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article imageReview: ‘Safe Haven’ is the safe choice this Valentine's Day Special

By Sarah Gopaul     Feb 14, 2013 in Entertainment
‘Safe Haven’ follows a young woman's journey as she escapes a dangerous past to start anew with a man who deserves a happy ending as much as she does.
Just in time for Valentine's Day, author Nicholas Sparks' latest romantic tale is hitting theatres. The right balance of love, drama and adversity, Safe Haven mixes in a little mystery to keep the narrative interesting - though audiences could probably have done without the supernatural element.
Katie (Julianne Hough) is running away from a violent mistake. As the police try to track her down, she sneaks out of the city and lands in a small, picturesque town. The scenery wasn't the only thing that caught Katie's attention. Alex (Josh Duhamel) is a single father and owner of the general store. As Katie begins to settle in and let her guard down, she also lets Alex into her heart. But her past is catching up and her secret threatens to destroy everything she's grown to love.
If you've seen more than one of the adaptations of Sparks' novels, then you may have noticed some similarities in the stories' structure. There's always an obstacle hindering the romance between the main characters. The characters themselves are initially reluctant because of various personal or emotional issues. The couple will separate, though lengths of these separations vary. And there's often a romantic day in the rain.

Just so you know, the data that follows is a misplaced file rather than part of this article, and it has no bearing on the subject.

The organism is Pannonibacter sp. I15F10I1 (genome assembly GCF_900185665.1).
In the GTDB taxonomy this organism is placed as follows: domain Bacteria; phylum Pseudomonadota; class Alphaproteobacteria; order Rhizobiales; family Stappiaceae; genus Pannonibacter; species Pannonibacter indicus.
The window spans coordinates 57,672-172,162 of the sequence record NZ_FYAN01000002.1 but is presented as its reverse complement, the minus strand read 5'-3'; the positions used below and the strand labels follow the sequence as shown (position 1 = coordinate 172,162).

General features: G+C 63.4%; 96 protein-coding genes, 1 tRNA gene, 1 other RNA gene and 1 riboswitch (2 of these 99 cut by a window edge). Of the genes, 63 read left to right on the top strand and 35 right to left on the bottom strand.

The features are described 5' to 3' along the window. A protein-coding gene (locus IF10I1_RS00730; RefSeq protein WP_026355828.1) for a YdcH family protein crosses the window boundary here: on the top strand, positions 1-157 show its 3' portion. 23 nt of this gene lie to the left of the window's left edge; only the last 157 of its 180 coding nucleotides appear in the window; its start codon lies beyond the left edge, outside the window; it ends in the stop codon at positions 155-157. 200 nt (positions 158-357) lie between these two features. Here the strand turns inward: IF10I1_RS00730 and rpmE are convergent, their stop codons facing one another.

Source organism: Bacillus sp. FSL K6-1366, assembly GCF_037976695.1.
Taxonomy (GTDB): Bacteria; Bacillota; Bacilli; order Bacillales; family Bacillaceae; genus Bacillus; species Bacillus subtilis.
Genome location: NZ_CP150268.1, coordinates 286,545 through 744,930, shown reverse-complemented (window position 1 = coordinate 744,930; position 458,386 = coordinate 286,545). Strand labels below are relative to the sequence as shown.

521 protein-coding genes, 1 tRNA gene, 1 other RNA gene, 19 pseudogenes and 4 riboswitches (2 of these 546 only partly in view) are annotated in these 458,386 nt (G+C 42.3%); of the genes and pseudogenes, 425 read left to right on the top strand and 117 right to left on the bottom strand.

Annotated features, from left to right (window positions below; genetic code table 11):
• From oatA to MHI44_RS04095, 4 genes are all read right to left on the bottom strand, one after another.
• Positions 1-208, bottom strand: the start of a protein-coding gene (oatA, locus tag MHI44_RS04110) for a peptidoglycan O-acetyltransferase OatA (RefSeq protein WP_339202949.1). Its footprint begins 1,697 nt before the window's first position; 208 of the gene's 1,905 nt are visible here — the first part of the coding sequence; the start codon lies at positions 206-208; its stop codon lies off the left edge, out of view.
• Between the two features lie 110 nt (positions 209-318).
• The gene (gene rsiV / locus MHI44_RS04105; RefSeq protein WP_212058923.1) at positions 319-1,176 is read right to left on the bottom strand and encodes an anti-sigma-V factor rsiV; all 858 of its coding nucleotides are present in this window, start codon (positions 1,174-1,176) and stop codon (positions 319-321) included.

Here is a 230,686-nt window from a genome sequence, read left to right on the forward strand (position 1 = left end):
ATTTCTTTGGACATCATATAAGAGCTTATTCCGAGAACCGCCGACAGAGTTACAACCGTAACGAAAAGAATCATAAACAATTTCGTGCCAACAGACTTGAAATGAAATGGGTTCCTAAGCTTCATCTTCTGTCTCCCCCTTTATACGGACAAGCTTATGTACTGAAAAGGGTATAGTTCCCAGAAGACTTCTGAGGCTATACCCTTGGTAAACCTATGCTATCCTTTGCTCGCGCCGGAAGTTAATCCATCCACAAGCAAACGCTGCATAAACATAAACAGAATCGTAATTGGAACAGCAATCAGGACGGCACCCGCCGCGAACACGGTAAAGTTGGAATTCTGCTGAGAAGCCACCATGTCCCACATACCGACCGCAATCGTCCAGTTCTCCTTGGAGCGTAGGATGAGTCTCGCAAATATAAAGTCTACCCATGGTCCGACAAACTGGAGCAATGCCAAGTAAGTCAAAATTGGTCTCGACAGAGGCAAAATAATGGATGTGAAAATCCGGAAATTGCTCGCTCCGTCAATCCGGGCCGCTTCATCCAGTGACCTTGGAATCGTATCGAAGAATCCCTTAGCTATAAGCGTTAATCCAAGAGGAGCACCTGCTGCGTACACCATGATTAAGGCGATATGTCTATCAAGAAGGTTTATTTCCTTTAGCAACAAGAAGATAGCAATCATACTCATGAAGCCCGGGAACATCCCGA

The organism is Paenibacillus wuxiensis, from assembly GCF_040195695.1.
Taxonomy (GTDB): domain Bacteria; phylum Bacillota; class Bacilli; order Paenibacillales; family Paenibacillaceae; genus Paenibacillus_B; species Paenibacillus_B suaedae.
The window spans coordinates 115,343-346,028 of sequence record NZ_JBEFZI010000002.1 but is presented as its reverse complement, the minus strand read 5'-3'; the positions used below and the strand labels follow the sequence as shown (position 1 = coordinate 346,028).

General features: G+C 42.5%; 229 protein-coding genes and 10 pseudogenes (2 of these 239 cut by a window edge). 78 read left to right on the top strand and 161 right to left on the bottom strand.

The narrative is not overly or overtly contrived, though the added layer to their love story lays it on a little too thick. Katie's story has been seen before. But she doesn't view Alex as her savior or hero; she's not a helpless victim that needs saving. Katie proves to be a strong, resourceful young woman.
There are actually three stories unfolding in parallel: Katie's fresh start; the police search for her location; and Alex's family's struggle to hold onto the memory of his late wife. Of course Katie's and Alex's paths eventually merge into one, but the investigation tries to keep audiences on their toes for a portion of the film. Viewers may think they understand what Katie is afraid of going into the picture, but the filmmakers immediately plant a seed of doubt in their minds.
The chemistry between Hough and Duhamel doesn't equal fireworks, but they fit together well enough. The sparks are pre-built into the script; they just need to make them seem believable. Hough’s hesitant but obvious longing, and Duhamel's trustworthy smile and goofy come-ons do just that.
Director: Lasse Hallström
Starring: Julianne Hough, Josh Duhamel and David Lyons
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